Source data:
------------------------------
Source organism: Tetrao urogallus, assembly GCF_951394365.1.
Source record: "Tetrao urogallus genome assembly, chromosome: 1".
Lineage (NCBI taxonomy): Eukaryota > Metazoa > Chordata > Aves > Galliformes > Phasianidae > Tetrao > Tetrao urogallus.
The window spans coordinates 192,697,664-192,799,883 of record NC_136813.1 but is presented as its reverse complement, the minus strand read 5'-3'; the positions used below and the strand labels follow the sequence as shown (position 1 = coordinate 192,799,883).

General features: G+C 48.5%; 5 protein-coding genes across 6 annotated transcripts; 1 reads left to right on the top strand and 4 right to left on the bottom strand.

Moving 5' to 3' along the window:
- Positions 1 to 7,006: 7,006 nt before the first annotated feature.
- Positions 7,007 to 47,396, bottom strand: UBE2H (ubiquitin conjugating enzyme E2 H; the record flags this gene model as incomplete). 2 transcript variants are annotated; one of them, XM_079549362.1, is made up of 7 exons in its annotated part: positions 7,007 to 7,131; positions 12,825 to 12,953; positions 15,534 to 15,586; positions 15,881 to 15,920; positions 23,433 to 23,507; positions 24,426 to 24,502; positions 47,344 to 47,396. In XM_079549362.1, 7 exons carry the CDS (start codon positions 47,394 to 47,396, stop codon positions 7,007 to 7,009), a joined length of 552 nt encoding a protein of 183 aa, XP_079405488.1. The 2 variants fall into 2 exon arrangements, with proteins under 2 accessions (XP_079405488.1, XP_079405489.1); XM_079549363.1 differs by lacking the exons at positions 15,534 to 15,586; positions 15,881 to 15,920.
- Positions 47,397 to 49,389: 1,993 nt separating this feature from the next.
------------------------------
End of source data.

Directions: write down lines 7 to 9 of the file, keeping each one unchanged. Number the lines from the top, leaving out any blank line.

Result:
- Positions 1 to 7,006: 7,006 nt before the first annotated feature.
- Positions 7,007 to 47,396, bottom strand: UBE2H (ubiquitin conjugating enzyme E2 H; the record flags this gene model as incomplete). 2 transcript variants are annotated; one of them, XM_079549362.1, is made up of 7 exons in its annotated part: positions 7,007 to 7,131; positions 12,825 to 12,953; positions 15,534 to 15,586; positions 15,881 to 15,920; positions 23,433 to 23,507; positions 24,426 to 24,502; positions 47,344 to 47,396. In XM_079549362.1, 7 exons carry the CDS (start codon positions 47,394 to 47,396, stop codon positions 7,007 to 7,009), a joined length of 552 nt encoding a protein of 183 aa, XP_079405488.1. The 2 variants fall into 2 exon arrangements, with proteins under 2 accessions (XP_079405488.1, XP_079405489.1); XM_079549363.1 differs by lacking the exons at positions 15,534 to 15,586; positions 15,881 to 15,920.
- Positions 47,397 to 49,389: 1,993 nt separating this feature from the next.